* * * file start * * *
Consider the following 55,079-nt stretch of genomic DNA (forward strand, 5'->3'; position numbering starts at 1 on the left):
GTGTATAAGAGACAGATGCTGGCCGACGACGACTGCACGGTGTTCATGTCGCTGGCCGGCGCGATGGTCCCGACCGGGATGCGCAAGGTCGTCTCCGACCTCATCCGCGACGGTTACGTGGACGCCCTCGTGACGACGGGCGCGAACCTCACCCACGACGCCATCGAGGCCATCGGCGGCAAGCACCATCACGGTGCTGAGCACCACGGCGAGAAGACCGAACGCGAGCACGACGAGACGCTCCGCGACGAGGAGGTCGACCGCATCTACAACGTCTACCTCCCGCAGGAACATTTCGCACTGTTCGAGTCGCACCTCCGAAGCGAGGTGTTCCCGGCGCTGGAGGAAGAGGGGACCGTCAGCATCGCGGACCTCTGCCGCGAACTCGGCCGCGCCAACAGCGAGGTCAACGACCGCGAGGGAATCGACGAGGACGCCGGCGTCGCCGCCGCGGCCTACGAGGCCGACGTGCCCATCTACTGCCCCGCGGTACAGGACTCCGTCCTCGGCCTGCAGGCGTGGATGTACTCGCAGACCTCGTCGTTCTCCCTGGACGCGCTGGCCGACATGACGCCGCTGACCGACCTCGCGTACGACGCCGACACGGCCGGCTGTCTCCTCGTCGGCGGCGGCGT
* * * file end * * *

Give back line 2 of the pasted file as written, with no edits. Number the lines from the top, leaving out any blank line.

GTGTATAAGAGACAGATGCTGGCCGACGACGACTGCACGGTGTTCATGTCGCTGGCCGGCGCGATGGTCCCGACCGGGATGCGCAAGGTCGTCTCCGACCTCATCCGCGACGGTTACGTGGACGCCCTCGTGACGACGGGCGCGAACCTCACCCACGACGCCATCGAGGCCATCGGCGGCAAGCACCATCACGGTGCTGAGCACCACGGCGAGAAGACCGAACGCGAGCACGACGAGACGCTCCGCGACGAGGAGGTCGACCGCATCTACAACGTCTACCTCCCGCAGGAACATTTCGCACTGTTCGAGTCGCACCTCCGAAGCGAGGTGTTCCCGGCGCTGGAGGAAGAGGGGACCGTCAGCATCGCGGACCTCTGCCGCGAACTCGGCCGCGCCAACAGCGAGGTCAACGACCGCGAGGGAATCGACGAGGACGCCGGCGTCGCCGCCGCGGCCTACGAGGCCGACGTGCCCATCTACTGCCCCGCGGTACAGGACTCCGTCCTCGGCCTGCAGGCGTGGATGTACTCGCAGACCTCGTCGTTCTCCCTGGACGCGCTGGCCGACATGACGCCGCTGACCGACCTCGCGTACGACGCCGACACGGCCGGCTGTCTCCTCGTCGGCGGCGGCGT